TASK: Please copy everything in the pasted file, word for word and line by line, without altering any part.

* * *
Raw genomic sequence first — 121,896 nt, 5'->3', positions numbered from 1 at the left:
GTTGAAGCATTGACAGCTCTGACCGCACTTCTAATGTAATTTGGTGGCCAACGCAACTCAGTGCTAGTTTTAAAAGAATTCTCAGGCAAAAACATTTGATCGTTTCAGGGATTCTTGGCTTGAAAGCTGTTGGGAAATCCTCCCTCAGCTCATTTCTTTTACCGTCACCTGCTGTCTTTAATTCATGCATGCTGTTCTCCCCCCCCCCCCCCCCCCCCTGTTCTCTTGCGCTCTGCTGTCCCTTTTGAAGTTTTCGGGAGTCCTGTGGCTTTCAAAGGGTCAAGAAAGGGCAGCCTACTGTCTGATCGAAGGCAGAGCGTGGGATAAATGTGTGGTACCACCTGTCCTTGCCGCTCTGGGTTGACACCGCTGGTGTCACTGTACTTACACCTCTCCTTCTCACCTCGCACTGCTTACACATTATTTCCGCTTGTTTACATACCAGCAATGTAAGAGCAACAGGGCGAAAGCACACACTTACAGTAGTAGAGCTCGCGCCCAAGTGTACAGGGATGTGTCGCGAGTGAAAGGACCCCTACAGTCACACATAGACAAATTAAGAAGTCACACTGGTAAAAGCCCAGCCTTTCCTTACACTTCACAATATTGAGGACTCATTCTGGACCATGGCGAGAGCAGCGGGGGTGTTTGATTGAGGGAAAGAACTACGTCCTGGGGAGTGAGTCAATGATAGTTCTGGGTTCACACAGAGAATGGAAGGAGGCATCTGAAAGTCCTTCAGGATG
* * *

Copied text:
Raw genomic sequence first — 121,896 nt, 5'->3', positions numbered from 1 at the left:
GTTGAAGCATTGACAGCTCTGACCGCACTTCTAATGTAATTTGGTGGCCAACGCAACTCAGTGCTAGTTTTAAAAGAATTCTCAGGCAAAAACATTTGATCGTTTCAGGGATTCTTGGCTTGAAAGCTGTTGGGAAATCCTCCCTCAGCTCATTTCTTTTACCGTCACCTGCTGTCTTTAATTCATGCATGCTGTTCTCCCCCCCCCCCCCCCCCCCCTGTTCTCTTGCGCTCTGCTGTCCCTTTTGAAGTTTTCGGGAGTCCTGTGGCTTTCAAAGGGTCAAGAAAGGGCAGCCTACTGTCTGATCGAAGGCAGAGCGTGGGATAAATGTGTGGTACCACCTGTCCTTGCCGCTCTGGGTTGACACCGCTGGTGTCACTGTACTTACACCTCTCCTTCTCACCTCGCACTGCTTACACATTATTTCCGCTTGTTTACATACCAGCAATGTAAGAGCAACAGGGCGAAAGCACACACTTACAGTAGTAGAGCTCGCGCCCAAGTGTACAGGGATGTGTCGCGAGTGAAAGGACCCCTACAGTCACACATAGACAAATTAAGAAGTCACACTGGTAAAAGCCCAGCCTTTCCTTACACTTCACAATATTGAGGACTCATTCTGGACCATGGCGAGAGCAGCGGGGGTGTTTGATTGAGGGAAAGAACTACGTCCTGGGGAGTGAGTCAATGATAGTTCTGGGTTCACACAGAGAATGGAAGGAGGCATCTGAAAGTCCTTCAGGATG